How to be kind according to Buddhism


Buddha kindWith consideration for others we determine to avoid negativity because we don’t want to hurt others. (This carries on from this article.) Non-harmfulness is the guiding principle in Buddhism. No one who deliberately harms others is a follower of Buddha ~ the chief refuge commitment he gave to be a Buddhist is:

Not to harm others.

So we develop love and compassion in our hearts, and then put our money where our mouth is, as it were, by developing the determination to avoid actions that would disturb or harm others. Our self-cherishing desires are like a black hole that can never be filled, so, as it says in Transform Your Life:

Before we act on a wish we should consider whether it will disturb or harm others, and if we think that it will we should not do it.

That’s a good rule of thumb.

Also we need to try and practice consideration whenever we are with other people, as Geshe Kelsang says – which means any other people! Not just a few people whom we want to impress. Buddhist moral discipline is practical, not abstract – there is no point developing compassion for all those people in China and then acting crazy around our co-workers. How we behave with the people under our nose, whether these are the people we’d choose to be with or not, is where the rubber hits the road, where we get to really manifest what is going on in our hearts in our verbal and physical actions. One of my favorite sayings is in Meaningful to Behold:

We should not act as if we are sleepwalking or allow our habits to dominate our behavior.

Making a determination is moral discipline, and it means we are awake due to mindfulness, not allowing ourselves to be dominated by our habitual delusions. Who else are we going to practice this with, if not the people we are presented with each day, whether friend, enemy, or total stranger?

Way to make friends

If we are considerate, Geshe Kelsang says, people will like and respect us. Makes sense – people like us generally based on the way we make them feel, as opposed to whether we are scintillatingly fascinating, witty, and gorgeous to look at (I’m talking about like as in affection, not attachment, here.) If the people around us think that we are basically trustworthy, that we are not out to get them, and that in fact we are interested in their welfare, they will probably like us. (Doesn’t mean we can’t be fascinating too …)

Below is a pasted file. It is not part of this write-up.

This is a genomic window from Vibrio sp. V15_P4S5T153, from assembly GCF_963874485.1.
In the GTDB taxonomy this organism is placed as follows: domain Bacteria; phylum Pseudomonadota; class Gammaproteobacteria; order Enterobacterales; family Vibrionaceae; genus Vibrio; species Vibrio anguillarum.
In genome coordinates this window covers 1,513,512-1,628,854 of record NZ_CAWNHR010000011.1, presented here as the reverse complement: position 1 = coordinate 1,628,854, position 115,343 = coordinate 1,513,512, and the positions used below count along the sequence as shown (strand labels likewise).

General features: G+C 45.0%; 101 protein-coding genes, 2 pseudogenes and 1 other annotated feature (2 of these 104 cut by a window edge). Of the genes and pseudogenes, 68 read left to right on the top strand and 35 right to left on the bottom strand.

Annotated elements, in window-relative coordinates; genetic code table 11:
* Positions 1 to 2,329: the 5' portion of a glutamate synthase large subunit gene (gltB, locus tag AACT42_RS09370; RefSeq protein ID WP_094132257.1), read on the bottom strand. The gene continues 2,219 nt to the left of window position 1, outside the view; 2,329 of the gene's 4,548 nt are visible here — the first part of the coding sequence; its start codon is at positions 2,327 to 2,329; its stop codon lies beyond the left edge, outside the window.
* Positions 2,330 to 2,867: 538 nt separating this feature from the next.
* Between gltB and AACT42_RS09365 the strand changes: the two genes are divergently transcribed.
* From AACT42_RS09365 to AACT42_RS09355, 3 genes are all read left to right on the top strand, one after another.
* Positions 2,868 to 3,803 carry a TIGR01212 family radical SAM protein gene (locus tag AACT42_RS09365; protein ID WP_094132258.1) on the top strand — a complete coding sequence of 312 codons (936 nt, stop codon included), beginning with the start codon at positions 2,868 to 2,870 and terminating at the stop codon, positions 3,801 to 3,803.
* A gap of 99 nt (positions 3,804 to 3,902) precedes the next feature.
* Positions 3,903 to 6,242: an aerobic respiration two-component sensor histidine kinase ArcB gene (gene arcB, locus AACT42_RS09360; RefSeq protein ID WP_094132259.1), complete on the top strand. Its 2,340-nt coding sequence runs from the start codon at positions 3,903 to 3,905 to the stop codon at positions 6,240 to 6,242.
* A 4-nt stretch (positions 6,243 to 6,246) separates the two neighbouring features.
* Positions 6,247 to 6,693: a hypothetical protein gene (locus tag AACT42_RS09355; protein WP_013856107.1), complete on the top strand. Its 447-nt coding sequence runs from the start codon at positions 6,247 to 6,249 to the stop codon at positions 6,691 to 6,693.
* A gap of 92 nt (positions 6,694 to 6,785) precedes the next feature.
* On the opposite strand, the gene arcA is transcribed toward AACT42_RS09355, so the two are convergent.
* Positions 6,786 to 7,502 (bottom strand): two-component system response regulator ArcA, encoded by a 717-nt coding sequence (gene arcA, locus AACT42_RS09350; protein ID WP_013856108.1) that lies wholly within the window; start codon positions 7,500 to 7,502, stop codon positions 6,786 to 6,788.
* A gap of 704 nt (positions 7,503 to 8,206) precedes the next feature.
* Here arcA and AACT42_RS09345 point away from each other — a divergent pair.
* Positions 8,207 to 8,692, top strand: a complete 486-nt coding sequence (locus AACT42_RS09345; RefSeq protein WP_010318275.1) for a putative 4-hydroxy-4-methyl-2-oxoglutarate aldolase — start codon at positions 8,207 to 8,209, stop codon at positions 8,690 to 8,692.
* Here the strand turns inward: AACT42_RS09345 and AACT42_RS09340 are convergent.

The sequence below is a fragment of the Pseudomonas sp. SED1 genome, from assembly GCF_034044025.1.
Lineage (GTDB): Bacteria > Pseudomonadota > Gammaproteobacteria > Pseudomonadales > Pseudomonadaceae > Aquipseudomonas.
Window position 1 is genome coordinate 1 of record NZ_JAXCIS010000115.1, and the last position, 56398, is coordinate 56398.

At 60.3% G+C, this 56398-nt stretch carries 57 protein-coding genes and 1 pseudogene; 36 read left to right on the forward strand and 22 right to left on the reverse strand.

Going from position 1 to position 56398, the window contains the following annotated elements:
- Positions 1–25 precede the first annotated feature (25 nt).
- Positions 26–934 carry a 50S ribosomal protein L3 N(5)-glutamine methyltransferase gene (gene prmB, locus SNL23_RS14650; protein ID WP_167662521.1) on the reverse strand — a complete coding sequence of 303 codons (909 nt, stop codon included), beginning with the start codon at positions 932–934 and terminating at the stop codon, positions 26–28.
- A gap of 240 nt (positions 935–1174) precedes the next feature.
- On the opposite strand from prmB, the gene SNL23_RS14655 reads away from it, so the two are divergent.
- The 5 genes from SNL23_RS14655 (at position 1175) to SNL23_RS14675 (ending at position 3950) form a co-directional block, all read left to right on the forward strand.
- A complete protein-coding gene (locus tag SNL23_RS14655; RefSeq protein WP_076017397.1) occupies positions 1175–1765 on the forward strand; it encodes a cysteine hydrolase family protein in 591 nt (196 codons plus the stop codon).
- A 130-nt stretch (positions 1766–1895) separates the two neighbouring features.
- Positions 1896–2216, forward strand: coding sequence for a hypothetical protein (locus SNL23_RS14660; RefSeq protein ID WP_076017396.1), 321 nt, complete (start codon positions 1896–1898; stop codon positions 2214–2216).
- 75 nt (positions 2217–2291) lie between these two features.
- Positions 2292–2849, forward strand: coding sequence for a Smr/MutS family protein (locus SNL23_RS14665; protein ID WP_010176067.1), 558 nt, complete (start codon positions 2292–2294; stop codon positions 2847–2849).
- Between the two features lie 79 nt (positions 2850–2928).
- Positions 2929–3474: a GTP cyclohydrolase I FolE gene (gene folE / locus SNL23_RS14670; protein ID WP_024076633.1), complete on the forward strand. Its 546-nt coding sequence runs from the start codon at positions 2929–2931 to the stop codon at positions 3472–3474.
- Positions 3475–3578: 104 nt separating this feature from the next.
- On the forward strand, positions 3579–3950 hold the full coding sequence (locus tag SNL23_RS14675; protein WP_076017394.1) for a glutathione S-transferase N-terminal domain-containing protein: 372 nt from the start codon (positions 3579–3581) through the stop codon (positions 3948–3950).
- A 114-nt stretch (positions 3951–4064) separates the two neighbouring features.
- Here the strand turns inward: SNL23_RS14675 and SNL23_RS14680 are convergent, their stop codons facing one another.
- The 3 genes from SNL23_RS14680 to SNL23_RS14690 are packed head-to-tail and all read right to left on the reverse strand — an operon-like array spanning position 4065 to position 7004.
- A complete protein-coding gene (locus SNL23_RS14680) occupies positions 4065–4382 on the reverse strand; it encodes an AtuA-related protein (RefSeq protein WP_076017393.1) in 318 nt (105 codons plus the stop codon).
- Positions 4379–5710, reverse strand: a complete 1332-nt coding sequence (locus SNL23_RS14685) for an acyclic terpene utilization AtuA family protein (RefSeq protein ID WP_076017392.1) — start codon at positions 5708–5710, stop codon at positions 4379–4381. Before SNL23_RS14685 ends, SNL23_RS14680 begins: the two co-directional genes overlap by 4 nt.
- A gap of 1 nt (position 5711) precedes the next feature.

Genuinely goodgreatest test

Integrity is important – the same study showed that we try to get away with appearing better than we are, whereas would it not be more cool to appear good because we ARE good?! (Funny how the Sanskrit word for moral discipline, “shi la”, literally means “coolness”.)

Sense of shame and consideration help us overcome this disconnect, this hypocrisy, this pretension and deceit, and become genuinely good people. As it says in Transform Your Life:

Whether we are a good person or a bad person depends upon whether or not we have sense of shame and consideration for others.

No guilt though

Confession time. When I took Marty out one day, in the big “historic” January New York blizzard that never was, he pooped right in the middle of a wide and deep puddle. I had on shoes, not boots, and I tried to get to it, but the puddle was about 9 inches deep, so I gave up. I did notice that I had self-cherishing attachment to my dry feet over someone else’s stepping in poop, and it wasn’t pretty. But, having acknowledged that, I did not let myself feel too bad about it. Why?!clean up after dog

Because sense of shame is not guilt — perhaps it is the opposite as guilt holds onto the baggage and identifies with the negativity, “Oh, I’m such a horrible person! What’s the point!” We feel worthless and unmotivated. Whereas with sense of shame or consideration, when we do something less than stellar we don’t beat ourselves up but recognize we did it under the influence of our enemy, the delusions, and so we can purify and move on.